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Left Archive: Making Sense, Workers’ Party, Issue 6, 1989 July 28, 2014

Posted by WorldbyStorm in Irish Left Online Document Archive, Workers' Party.
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WP MS6

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An interesting issue of the Workers’ Party magazine, Making Sense, from 1989. It has a broad range of articles, from Eamon Gilmore ‘arguing that socialists need to wake up to the realities of Ireland today’, Rosheen Callender examining labour markets, an interview with Alexander Cockburn, Lorraine Kennedy looking at the ‘myth of Mother Ireland’ and Eoghan Harris looking at the influence of Daniel Corkery ‘on the formation of modern bourgeois nationalist intellectuals’.

There’s also a short story by Liz McManus entitled ‘Baby’.

The cover article ‘Making Peace in Ireland: The responsibility of the Republic’ is by Seamus Murphy of the Jesuit Centre for Faith and Justice, and offers this potted outline of the history of the conflict on the island.

It is almost twenty years since the British government sent troops to Northern Ireland in the midst of serious civil disturbances. Two years later, the Provisional IRA came into being and launched a vicious campaign of violence against the Protestant population. Loyalists elements responded in kind, and politics gave way to terrorism. Efforts to find a political solution have the far failed, and the killings continue.

Murphy argues that ‘much southern confusion arises form subconscious guilt about the north’. And he continues that ‘the typical southerner… while… abhorring the appalling violence of the IRA and generally supporting the Dublin governments attempts to suppress it… cannot quite bring himself to consciously stand wight he unionist population against IRA violence or express support for the security forces in NI’.

He suggests that ‘the Republic must not lend a sympathetic ear to everyone claiming to be a spokesperson for the oppressed minority in NI. it is perfectly obvious that the democratic parties representing northern Catholics (SDLP, Alliance, WP) are engaged in a serious struggle with a fascist, authoritarian, violent and anti-democratic party (SF/IRA).

It must be made clear that every vote for SF, far from bringing the day of Irish unity closer, actually makes it more distant; it needs to be spelled out that supporting the IRA creates, not just a gulf between the two communities in NI, but a second gulf between the northern minority and the south where SF has no electoral future.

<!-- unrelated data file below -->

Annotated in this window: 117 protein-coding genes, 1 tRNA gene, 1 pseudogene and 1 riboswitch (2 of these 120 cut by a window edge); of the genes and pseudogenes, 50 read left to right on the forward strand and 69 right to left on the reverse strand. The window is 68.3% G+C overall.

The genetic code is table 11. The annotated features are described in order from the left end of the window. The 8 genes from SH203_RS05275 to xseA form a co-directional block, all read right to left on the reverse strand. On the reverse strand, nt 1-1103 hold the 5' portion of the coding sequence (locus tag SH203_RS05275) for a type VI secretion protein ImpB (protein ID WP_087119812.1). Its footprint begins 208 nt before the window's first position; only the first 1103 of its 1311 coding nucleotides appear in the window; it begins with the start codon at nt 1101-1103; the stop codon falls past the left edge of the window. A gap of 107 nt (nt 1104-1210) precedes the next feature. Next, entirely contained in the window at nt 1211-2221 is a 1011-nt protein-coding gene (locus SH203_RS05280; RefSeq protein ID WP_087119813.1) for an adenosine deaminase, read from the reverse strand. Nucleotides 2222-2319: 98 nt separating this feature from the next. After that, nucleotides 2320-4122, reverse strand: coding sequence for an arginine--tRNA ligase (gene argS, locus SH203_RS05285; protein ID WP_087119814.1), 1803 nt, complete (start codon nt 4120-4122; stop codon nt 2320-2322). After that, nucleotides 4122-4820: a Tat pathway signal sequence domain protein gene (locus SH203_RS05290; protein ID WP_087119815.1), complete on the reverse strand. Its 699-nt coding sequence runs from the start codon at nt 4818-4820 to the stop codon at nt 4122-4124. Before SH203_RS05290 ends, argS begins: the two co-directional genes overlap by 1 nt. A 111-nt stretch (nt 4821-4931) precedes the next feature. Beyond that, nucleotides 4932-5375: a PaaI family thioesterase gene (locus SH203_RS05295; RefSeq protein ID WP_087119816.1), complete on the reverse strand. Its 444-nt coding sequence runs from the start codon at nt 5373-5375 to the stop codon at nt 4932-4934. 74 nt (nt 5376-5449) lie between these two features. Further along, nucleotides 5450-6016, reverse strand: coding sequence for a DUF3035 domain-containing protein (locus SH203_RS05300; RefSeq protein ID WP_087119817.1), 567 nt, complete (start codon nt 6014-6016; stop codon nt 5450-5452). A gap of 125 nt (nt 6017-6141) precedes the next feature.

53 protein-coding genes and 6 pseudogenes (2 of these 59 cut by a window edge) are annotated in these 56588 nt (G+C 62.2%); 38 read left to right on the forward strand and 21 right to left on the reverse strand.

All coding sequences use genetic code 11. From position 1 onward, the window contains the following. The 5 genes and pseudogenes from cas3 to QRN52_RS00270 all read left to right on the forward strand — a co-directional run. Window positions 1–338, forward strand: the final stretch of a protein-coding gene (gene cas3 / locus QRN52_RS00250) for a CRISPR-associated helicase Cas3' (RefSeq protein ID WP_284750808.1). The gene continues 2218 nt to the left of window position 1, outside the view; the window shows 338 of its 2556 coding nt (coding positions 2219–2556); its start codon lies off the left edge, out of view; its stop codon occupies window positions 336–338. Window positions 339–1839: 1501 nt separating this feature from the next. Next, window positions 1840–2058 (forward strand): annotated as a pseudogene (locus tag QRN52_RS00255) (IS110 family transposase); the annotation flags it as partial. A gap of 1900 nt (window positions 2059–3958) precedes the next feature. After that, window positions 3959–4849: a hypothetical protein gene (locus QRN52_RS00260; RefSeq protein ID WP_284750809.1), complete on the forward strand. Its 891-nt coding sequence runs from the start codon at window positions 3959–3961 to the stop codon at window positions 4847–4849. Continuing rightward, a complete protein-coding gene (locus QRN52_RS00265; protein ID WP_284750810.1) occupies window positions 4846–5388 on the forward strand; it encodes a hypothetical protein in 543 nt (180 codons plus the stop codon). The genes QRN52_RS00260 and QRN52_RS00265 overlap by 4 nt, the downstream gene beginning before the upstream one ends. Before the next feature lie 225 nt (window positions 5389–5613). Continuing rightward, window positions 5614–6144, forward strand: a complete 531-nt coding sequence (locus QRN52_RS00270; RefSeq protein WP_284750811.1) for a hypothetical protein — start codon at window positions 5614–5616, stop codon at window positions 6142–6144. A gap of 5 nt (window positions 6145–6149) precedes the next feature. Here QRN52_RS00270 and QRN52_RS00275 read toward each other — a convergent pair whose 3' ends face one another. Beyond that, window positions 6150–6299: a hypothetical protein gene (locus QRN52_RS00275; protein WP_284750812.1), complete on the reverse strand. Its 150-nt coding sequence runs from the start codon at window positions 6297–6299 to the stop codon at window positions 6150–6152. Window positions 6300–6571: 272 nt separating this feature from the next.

He continues that: precisely because the south has not suffered either at the hands of loyalist paramilitary violence or by security force excesses, it has less excuse for failing to reach out to the unionist community. If the southern community is to fulfil its moral responsibility of building peace, it must resist the temptation to give in to its own emotions and take sides, and instead work at the difficult task of being an honest broker for peace.

He then suggests that were the IRA to ‘achieve a united Ireland’ it is his suspicion that most in the south would abhor the means but accept the end, even if ‘it were built on the slaughter and expulsion of thousands of the Protestant community’. From this he argues that ‘What might in the long run make a difference would be a repudiation of its goal as well as its method; if the southern community is not to be complicit in the IRA campaign, it must build a wide consensus around the position that a united Ireland attained the IRA way could never be acceptable.

Meanwhile the editorial looks at the issue of ‘fighting poverty’ and argues that:

The voice of the poor was heard to great effect in 1798, and helped give birth to democracy. It would be a fitting celebration of the French Revolution if that voice was raised in Ireland to insist that the principles of Liberty, Equality, and Fraternity were accorded more than lip service.

Comments»

1. Phil - July 28, 2014

I might even have that issue. Seems weirdly extreme now – repudiate the goal of a united island for the sake of sticking it to the Provos?

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2. Michael Carley - July 28, 2014

The weakness of the Left is due not to how the media treat us, or how we treat each other, but to our failure to analyse the real nature of Irish society, and to critically assess our political strategies.

The last bit of sense Eamon Gilmore ever spoke.

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3. Jim Monaghan - July 28, 2014

“The voice of the poor was heard to great effect in 1798, and helped give birth to democracy. ” And there was me thinking the United Irishmen were defeated.

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4. roddy - July 28, 2014

Is’nt it shocking all together that everyone couldnt “express support for the security forces in NI” at a time when they were up to their necks in murder both directly and indirectly through collusion with Loyalists.

Liked by 1 person

5. roddy - July 29, 2014

I see the boul Seamus Murphy has reemerged no later than today with a letter to the Irish Times eulogising none other than John Redmond. Just about sums it all up ,does’nt it?

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